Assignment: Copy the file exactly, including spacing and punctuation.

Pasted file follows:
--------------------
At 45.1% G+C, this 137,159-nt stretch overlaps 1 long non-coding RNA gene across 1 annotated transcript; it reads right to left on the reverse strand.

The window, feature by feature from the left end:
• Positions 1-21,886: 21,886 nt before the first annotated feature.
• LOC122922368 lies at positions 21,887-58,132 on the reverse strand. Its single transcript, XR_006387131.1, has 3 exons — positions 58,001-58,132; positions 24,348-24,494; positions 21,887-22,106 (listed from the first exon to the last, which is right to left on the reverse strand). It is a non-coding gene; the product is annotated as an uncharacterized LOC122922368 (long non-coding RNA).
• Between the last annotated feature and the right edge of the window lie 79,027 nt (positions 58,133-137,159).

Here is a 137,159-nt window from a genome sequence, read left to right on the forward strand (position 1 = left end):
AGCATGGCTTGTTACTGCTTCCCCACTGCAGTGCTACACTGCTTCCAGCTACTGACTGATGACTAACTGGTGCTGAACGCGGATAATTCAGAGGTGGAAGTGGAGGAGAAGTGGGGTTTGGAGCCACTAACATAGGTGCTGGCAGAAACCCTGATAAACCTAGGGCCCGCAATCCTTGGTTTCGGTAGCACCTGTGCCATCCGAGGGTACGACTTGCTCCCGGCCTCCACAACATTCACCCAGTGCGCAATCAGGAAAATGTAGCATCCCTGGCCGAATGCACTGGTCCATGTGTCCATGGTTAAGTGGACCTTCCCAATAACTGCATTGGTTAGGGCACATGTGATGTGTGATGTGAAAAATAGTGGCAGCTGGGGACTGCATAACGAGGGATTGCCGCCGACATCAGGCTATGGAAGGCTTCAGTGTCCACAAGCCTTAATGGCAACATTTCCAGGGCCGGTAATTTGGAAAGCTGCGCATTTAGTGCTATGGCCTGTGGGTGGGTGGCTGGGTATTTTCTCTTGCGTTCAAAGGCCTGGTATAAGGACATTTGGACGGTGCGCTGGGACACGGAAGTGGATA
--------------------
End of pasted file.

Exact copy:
At 45.1% G+C, this 137,159-nt stretch overlaps 1 long non-coding RNA gene across 1 annotated transcript; it reads right to left on the reverse strand.

The window, feature by feature from the left end:
• Positions 1-21,886: 21,886 nt before the first annotated feature.
• LOC122922368 lies at positions 21,887-58,132 on the reverse strand. Its single transcript, XR_006387131.1, has 3 exons — positions 58,001-58,132; positions 24,348-24,494; positions 21,887-22,106 (listed from the first exon to the last, which is right to left on the reverse strand). It is a non-coding gene; the product is annotated as an uncharacterized LOC122922368 (long non-coding RNA).
• Between the last annotated feature and the right edge of the window lie 79,027 nt (positions 58,133-137,159).

Here is a 137,159-nt window from a genome sequence, read left to right on the forward strand (position 1 = left end):
AGCATGGCTTGTTACTGCTTCCCCACTGCAGTGCTACACTGCTTCCAGCTACTGACTGATGACTAACTGGTGCTGAACGCGGATAATTCAGAGGTGGAAGTGGAGGAGAAGTGGGGTTTGGAGCCACTAACATAGGTGCTGGCAGAAACCCTGATAAACCTAGGGCCCGCAATCCTTGGTTTCGGTAGCACCTGTGCCATCCGAGGGTACGACTTGCTCCCGGCCTCCACAACATTCACCCAGTGCGCAATCAGGAAAATGTAGCATCCCTGGCCGAATGCACTGGTCCATGTGTCCATGGTTAAGTGGACCTTCCCAATAACTGCATTGGTTAGGGCACATGTGATGTGTGATGTGAAAAATAGTGGCAGCTGGGGACTGCATAACGAGGGATTGCCGCCGACATCAGGCTATGGAAGGCTTCAGTGTCCACAAGCCTTAATGGCAACATTTCCAGGGCCGGTAATTTGGAAAGCTGCGCATTTAGTGCTATGGCCTGTGGGTGGGTGGCTGGGTATTTTCTCTTGCGTTCAAAGGCCTGGTATAAGGACATTTGGACGGTGCGCTGGGACACGGAAGTGGATA